In Edinburgh, his reply to the Queen’s welcoming speech made clear his thoughts concerning Great Britain and the Anglosphere: “Today, the United Kingdom strives to be a modern and multicultural society. In this challenging enterprise, may it always maintain its respect for those traditional values and cultural expressions that more aggressive forms of secularism no longer value or even tolerate. Let it not obscure the Christian foundation that underpins its freedoms; and may that patrimony, which has always served the nation well, constantly inform the example your Government and people set before the two billion members of the Commonwealth and the great family of English-speaking nations throughout the world.”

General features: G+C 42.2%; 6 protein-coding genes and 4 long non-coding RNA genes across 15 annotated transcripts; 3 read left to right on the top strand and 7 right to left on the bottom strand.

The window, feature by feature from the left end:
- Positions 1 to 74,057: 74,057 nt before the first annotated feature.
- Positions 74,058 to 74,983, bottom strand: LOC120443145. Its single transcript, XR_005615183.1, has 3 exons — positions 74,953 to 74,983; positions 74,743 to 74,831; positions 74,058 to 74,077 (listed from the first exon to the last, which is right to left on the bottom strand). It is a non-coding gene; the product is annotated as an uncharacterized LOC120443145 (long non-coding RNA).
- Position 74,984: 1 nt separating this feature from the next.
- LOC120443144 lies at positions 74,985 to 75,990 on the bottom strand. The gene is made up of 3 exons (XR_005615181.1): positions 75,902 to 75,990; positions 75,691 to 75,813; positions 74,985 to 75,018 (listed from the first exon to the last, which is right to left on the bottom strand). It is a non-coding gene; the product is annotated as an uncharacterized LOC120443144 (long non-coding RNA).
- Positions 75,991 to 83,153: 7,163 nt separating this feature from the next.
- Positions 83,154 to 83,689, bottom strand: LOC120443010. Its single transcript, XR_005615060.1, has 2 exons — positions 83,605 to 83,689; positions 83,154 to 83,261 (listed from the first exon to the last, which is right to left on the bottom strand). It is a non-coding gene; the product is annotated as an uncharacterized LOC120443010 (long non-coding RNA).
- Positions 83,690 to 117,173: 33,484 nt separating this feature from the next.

Shortly after the visit, the first members of the future Ordinariate in Britain began entering the Church. On January 15, 2011, the Personal Ordinariate of Our Lady of Walsingham, covering all of Great Britain, was formally erected. At its head was former “flying bishop,” Msgr. Keith Newton. Another year would pass before anything similar happened in the United States, over which time it became apparent that TAC clergy would not simply be automatically accepted. Those who had been Catholic priests (as some had, including Hepworth) could only enter as laymen; married bishops could not hope for anything higher than priestly ordination; and those with marital irregularities (unhappily, far from unheard of among the TAC clergy — to include, as we have seen, Archbishop Hepworth himself) would have to have them sorted out before they could hope for any kind of ordination. A number of the bishops who had signed on in 2007 decided against it. Moreover, the years of waiting took their toll on the laity — as did slights real or imagined on the part of members of the Catholic Church hierarchy. But at last, on January 1, 2012, the Personal Ordinariate of the Chair of St. Peter was launched (covering the United States and Canada), with Msgr. Jeffrey Steenson, former Episcopal bishop of the Rio Grande, at the helm. At last, on June 15, 2012, the Personal Ordinariate of Our Lady of the Southern Cross, led by former TAC Bishop Msgr. Harry Entwistle and covering Australia and Japan started up. There have been no new ones since then — but there may be in the future in South Africa, India, or even in Northern Europe, where High Church Lutherans have gone through much of the same experiences as Anglo-Catholics.